Feeding the Muse: Elizabeth Bishop

362

“May the Future’s Happy Hours Bring you Beans & Rice & Flowers.” 1955 watercolor by Elizabeth Bishop. Excitement is building in Key West for THE HUNGRY MUSE, our 29th annual Seminar, coming up January 6 – 16, 2011. As we wait for today’s top food writers to arrive, we’ve been …Read More


Feeding the Muse: Wallace Stevens

362

At home in Hartford, Wallace Stevens was a strict New England businessman, ungiven to personal excess or displays of passion. In Key West, on the other hand, Stevens permitted himself the eccentricities he normally relegated to the page. He mailed unusual tropical fruits home to his wife, Elsie, and wrote of drinking Scotch in his pajamas in the moonlight beneath the palm trees. He was fond of green coconut ice cream, mangoes, and cocktails.


Feeding the Muse: Ernest Hemingway

362

Like Hemingway’s prose style, his diet in Key West was composed of basic elements and depended upon an active sporting life. He spent weeks fishing and hunting shorebirds in the Marquesas and Tortugas, clusters of islands 30-60 miles west of Key West, and the quarry from these trips seems to have been his culinary staple.


JAMES LEO HERLIHY
The Midnight Cowboy in Key West

362

James Leo Herlihy was born in Detroit in 1927 and raised there and in Chillicothe, Ohio. He lived in New York City, Los Angeles, and, off and on from 1957 to 1973, in Key West, where he became “captivated,” finding it “a wonderful place to work and write.”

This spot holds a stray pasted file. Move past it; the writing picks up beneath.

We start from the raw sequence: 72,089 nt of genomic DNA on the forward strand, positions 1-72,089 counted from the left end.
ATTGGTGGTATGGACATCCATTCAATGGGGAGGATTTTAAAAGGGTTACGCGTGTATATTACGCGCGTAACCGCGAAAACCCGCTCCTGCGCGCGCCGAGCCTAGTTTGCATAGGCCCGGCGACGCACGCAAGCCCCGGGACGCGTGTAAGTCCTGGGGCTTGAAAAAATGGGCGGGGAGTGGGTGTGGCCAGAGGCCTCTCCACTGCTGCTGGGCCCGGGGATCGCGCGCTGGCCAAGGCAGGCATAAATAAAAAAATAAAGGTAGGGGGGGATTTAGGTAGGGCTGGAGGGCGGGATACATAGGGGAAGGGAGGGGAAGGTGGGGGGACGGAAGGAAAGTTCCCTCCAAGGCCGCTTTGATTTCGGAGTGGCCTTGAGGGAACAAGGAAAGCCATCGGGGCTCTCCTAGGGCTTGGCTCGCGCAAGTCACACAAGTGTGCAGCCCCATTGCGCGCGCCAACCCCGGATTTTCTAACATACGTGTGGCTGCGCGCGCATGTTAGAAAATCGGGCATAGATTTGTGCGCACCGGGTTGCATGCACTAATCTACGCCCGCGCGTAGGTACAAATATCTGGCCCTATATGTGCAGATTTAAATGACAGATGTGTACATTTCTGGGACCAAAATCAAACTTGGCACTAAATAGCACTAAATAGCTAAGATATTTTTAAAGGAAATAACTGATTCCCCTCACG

From the Archives

362

John Malcolm Brinnin helped establish New York City’s 92nd St. Y as a national focal point for poetry in the 1950s and was a crucial influence on the Key West Literary Seminar in our early years. The author of Grand Luxe: The Transatlantic Style, he was also a great fan of travel aboard luxury ocean liners, the now-extinct class of which the QE2 was the highest iteration. Rita Dove, at the time, was the nation’s poet laureate.


KWLS Founder David A. Kaufelt turns 70

362

David A. Kaufelt, who capitalized on a successful career in New York as a novelist and executive to found the Key West Literary Seminar nearly 30 years ago, celebrates his 70th birthday today. His books include Six Months with an Older Woman (1973), later adapted for a made-for-tv movie starring John Ritter, American Tropic (1986), a historical-fiction account of the development of Florida, and the series of murder mysteries featuring lawyer-cum-detective Wyn Lewis, among them The Fat Boy Murders (1993).


Lawson Corbett Little shot Key West

362

Lawson Corbett Little was born in Chicago in 1945 and studied photography at the Rhode Island School of Design and the California Institute of the Arts. For much of the past 20 years, he has lived in Nashville, photographing luminaries of the country music scene including Dwight Yoakam and Hank Williams III. In the 1970s and 1980s Little lived in Key West, where he helped establish the photography program at Florida Keys Community College and photographed notable authors and musicians including James Merrrill, Thomas McGuane, Jimmy Buffett, Philip Caputo, and David Allan Coe. The images above are among hundreds Little produced of Shel Silverstein, the inestimably talented writer, artist, and musician.